The Empty Chair
Since the 1980s PEN International has used the Empty Chair at events to symbolise a writer who could not be present because they were imprisoned, detained, disappeared, threatened or killed. The Empty Chair often represents a specific case, rather than all writers at risk, and regularly takes centre stage at such venues as the Melbourne Writers’ Festival. Each year PEN Centres worldwide traditionally exhibit an Empty Chair on November 15 – the Day of the Imprisoned Writer. PEN Melbourne also hosts events on this day.
A portrait of imprisoned writer Liu Xiaobo hangs near the empty chair placed in his honour during the ceremony in Oslo, Norway in which he was awarded the Nobel Peace Prize in absentia on Dec. 10, 2010. Photo: AFP
The Empty Chair at the 2016 Melbourne Writers Festival
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Melbourne Writers Festival’s ‘Empty Chair’, by artist Elizabeth McQueen
PEN has instituted a powerful symbolic gesture – The Empty Chair – that has become a feature of various literary events, including the 2016 Melbourne Writers Festival (MWF). At several MWF sessions an Empty Chair was on stage and the host of the panel read out the statement:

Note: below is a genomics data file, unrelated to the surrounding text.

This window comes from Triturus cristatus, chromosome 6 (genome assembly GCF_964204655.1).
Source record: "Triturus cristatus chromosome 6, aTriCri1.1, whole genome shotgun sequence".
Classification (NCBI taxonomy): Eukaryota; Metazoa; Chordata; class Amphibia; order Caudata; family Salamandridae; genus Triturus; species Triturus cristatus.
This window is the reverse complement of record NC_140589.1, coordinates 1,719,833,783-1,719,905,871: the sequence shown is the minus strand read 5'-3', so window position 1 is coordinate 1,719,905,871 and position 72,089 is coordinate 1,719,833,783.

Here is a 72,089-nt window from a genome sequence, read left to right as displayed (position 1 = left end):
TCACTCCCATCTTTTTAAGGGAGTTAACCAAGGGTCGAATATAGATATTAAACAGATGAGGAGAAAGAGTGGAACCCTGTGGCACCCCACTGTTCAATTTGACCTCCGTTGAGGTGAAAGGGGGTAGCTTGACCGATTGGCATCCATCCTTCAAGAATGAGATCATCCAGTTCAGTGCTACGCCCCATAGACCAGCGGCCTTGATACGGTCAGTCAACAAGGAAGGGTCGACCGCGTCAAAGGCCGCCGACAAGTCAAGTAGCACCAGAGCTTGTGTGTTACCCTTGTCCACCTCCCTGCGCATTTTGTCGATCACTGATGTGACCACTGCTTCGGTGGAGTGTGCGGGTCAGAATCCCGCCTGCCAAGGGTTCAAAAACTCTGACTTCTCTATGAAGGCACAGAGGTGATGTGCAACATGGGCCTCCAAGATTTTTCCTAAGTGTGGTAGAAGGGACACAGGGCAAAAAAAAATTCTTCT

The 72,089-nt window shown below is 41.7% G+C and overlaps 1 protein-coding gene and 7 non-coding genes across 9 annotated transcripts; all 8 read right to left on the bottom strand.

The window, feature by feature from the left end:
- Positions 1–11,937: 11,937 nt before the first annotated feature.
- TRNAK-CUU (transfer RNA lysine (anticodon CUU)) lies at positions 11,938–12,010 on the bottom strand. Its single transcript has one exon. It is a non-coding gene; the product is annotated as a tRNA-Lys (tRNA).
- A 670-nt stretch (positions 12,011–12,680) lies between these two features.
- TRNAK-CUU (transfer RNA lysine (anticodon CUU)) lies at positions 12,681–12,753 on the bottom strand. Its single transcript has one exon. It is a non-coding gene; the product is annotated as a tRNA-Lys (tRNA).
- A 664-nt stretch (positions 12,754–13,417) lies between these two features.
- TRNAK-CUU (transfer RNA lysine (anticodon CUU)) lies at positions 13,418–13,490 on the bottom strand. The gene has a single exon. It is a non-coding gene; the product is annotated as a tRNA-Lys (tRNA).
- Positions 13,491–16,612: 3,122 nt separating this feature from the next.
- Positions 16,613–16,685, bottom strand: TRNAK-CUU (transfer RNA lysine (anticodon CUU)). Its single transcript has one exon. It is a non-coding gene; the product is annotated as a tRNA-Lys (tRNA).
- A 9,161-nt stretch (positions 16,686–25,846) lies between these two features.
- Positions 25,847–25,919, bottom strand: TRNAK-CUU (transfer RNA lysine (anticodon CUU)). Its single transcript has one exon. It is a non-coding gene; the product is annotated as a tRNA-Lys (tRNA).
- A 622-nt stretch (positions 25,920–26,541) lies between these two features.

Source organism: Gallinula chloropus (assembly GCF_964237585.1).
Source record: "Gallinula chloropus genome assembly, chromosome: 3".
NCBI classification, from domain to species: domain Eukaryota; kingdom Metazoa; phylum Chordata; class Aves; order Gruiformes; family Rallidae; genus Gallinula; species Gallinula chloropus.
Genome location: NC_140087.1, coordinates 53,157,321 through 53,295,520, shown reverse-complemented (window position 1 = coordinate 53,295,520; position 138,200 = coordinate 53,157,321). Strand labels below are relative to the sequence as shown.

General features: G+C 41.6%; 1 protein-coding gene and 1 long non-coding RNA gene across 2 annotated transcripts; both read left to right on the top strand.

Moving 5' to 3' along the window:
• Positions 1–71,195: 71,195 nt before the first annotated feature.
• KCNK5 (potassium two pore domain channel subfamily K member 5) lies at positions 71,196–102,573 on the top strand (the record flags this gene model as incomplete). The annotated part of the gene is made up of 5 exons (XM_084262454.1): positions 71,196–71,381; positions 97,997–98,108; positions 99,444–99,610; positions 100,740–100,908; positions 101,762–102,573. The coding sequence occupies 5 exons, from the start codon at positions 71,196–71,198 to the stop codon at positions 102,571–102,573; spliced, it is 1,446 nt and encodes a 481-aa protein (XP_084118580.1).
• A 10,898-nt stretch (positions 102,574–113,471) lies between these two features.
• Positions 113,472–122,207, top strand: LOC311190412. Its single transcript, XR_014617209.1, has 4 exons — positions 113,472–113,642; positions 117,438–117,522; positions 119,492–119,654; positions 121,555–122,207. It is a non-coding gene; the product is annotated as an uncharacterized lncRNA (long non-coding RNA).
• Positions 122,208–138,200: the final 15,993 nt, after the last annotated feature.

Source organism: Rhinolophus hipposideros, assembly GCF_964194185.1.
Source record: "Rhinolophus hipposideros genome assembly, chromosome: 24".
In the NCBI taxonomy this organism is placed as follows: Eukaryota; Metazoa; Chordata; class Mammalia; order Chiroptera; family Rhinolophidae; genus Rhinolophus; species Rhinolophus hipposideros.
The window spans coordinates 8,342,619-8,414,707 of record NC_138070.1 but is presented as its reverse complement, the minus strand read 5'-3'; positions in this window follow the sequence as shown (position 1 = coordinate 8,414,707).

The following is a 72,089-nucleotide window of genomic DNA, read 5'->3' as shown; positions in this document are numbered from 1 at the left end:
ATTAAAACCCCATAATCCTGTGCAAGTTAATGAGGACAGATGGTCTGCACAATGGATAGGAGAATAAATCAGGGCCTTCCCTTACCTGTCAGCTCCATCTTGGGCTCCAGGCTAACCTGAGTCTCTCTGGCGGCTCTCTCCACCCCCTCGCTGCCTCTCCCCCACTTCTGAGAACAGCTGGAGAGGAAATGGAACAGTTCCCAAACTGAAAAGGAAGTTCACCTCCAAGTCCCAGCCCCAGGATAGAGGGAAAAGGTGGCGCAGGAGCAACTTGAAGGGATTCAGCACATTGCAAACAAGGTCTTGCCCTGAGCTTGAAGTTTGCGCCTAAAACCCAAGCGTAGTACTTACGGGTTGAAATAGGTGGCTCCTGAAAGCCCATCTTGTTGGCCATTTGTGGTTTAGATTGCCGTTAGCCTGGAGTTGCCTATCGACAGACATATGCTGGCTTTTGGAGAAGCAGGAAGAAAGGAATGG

‘The Melbourne Centre of PEN International advocates for writers who are at risk in many countries around the world. In 2015 PEN International’s world-wide Case list included 1054 writers.
PEN actively campaigns on behalf of these writers who have been detained, imprisoned, tortured, forced into exile and in other ways silenced for the peaceful practice of their professions and in violation of their right to freedom of expression.
PEN calls for the investigation and prosecution of those who murder writers, a crime that is growing in frequency worldwide. The Empty Chair on the stage today is for a writer who cannot share this platform because of these circumstances.